The Commons is a weblog for concerned citizens of southeast Iowa and their friends around the world. It was created to encourage grassroots networking and to share information and ideas which have either been suppressed or drowned out in the mainstream media.

"But if the cause be not good, the king himself hath a heavy reckoning to make, when all those legs and arms and heads, chopped off in battle, shall join together at the latter day and cry all 'We died at such a place;' some swearing, some crying for a surgeon, some upon their wives left poor behind them, some upon the debts they owe, some upon their children rawly left. I am afeard there are few die well that die in a battle; for how can they charitably dispose of any thing, when blood is their argument? Now, if these men do not die well, it will be a black matter for the king that led them to it; whom to disobey were against all proportion of subjection." (Henry V, Act V, Scene 4)

Monday, August 22, 2005

Elliott Denniston - Danforth Speaks

The Joplin Globe - Online Edition
"Danforth speaks

Recently, Missouri Republican John Danforth wrote about how his religious views differ from those of more conservative Christians. Since Danforth is an Episcopal priest, a former Missouri senator, and a former member of the Bush administration, I thought that Globe readers would be interested in hearing a summary of his views.

Danforth believes that for moderate Christians such as himself, the "only absolute standard of behavior" is the commandment to love our neighbors: repeatedly in the Gospels the "Love Commandment takes precedence when it conflicts with laws." Thus he believes that someone in a persistent vegetative state is better served by allowing her a natural and merciful end than by government intervention that keeps her hooked up to a feeding tube. He believes that the Gospel would have us pursue stem cell research because it provides an opportunity to save our neighbors' lives. He believes that, given the example of Christ who reached out in compassion to all humans, we should oppose amending the Constitution in a way that would "humiliate homosexuals." "Following a lord who sat at the table with tax collectors and sinners, we welcome to the lord's table all who would come," says Rev. Danforth.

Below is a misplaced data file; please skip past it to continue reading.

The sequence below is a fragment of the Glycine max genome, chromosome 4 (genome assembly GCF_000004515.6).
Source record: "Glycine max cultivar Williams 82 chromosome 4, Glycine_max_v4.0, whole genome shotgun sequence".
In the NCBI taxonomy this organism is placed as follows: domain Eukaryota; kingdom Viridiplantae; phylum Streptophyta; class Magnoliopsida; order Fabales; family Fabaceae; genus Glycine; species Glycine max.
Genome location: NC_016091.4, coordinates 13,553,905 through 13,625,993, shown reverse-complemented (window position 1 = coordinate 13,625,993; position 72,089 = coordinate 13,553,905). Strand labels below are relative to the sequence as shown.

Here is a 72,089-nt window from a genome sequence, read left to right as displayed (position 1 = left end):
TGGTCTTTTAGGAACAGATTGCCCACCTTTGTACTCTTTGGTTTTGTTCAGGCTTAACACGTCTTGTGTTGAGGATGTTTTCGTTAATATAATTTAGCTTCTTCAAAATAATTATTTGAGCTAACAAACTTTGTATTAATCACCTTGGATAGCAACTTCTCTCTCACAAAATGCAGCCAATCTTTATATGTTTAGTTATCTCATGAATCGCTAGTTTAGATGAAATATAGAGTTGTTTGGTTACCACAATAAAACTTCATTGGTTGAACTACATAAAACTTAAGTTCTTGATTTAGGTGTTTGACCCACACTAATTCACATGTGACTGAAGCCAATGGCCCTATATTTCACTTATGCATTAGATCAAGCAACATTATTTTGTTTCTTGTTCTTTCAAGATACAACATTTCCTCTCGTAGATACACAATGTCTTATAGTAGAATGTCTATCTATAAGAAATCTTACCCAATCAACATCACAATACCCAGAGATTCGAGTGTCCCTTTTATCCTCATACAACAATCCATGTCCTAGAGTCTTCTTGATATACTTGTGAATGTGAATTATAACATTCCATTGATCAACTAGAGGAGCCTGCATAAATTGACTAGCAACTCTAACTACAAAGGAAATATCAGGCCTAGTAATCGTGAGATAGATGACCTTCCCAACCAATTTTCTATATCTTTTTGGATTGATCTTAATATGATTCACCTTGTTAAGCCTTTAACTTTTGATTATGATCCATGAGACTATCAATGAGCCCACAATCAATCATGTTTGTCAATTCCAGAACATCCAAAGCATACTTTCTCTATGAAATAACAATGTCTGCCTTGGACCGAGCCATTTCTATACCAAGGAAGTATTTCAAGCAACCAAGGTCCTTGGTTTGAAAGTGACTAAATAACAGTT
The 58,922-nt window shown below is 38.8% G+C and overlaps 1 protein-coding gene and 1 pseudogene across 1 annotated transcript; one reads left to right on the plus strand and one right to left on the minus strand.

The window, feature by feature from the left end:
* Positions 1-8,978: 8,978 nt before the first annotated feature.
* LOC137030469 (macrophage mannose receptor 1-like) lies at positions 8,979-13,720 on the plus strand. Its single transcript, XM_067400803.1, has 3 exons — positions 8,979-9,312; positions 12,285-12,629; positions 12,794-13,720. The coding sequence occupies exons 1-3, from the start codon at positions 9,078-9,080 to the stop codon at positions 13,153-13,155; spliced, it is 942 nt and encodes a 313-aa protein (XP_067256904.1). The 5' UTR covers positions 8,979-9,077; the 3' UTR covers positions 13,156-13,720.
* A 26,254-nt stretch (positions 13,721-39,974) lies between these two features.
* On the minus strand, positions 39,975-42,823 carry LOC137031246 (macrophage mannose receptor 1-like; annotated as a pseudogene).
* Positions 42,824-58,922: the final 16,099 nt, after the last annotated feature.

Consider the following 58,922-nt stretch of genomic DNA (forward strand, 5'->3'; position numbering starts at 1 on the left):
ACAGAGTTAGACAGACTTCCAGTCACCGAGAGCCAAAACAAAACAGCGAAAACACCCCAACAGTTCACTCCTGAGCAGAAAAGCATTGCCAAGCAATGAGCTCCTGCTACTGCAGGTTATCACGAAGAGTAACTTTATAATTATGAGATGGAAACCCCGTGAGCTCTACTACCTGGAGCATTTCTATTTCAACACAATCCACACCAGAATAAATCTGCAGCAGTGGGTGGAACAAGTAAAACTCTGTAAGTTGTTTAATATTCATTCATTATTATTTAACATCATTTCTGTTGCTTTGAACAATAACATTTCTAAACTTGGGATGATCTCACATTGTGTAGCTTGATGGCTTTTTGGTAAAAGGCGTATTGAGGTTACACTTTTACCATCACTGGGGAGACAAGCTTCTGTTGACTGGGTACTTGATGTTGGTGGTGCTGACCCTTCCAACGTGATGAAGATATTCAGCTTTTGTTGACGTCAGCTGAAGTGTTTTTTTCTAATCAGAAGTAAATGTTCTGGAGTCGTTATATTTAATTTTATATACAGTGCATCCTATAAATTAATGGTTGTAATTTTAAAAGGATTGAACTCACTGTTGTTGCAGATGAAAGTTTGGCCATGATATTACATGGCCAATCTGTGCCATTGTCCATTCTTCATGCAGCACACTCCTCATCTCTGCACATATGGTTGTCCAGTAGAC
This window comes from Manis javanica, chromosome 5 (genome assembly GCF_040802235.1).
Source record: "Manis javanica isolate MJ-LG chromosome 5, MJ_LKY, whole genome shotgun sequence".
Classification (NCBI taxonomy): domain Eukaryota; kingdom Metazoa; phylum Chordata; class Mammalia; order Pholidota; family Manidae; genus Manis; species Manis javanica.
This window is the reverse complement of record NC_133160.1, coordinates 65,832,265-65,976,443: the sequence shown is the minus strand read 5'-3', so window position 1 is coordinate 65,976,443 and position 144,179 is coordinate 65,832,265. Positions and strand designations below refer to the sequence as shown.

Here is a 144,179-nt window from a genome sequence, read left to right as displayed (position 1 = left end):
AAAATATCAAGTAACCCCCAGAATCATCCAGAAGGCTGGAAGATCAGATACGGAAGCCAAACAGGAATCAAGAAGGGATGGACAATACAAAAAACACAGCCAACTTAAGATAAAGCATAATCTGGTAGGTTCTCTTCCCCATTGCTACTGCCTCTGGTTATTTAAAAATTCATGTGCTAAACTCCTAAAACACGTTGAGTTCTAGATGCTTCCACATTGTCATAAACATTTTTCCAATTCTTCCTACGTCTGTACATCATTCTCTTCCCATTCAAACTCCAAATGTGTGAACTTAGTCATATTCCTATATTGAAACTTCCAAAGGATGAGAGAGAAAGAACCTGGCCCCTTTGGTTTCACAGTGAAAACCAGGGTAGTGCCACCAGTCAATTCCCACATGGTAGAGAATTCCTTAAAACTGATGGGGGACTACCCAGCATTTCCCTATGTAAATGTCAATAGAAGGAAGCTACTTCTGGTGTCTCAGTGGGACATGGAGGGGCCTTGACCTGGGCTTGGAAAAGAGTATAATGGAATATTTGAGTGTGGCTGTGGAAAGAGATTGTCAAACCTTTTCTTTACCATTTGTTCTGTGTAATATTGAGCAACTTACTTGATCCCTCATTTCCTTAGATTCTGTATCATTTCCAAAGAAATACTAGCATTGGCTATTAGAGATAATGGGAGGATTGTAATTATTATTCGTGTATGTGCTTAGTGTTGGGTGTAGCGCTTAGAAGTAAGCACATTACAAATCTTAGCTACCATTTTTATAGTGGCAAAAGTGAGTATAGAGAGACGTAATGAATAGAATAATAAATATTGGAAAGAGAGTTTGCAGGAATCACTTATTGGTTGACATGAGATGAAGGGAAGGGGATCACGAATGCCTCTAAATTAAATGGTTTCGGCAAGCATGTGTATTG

It is difficult and dangerous to try to codify Christian values into secular law, argues Mr. Danforth; it is best to keep church and state separate. Danforth believes that the increased activism of the Christian right brought about the end of bipartisan collegiality. Partisan bickering, Danforth argues, occurred in large part because of the lack of humility of the Christian right. Danforth concludes that moderate Christians are passionate in their beliefs but moderate and modest in knowing the details of God's plans: "Far from claiming to possess God's truth, we claim only to be imperfect seekers of the truth."

To read his full text, see his editorial (June 17, The New York Times).

Elliott Denniston

Webb City"


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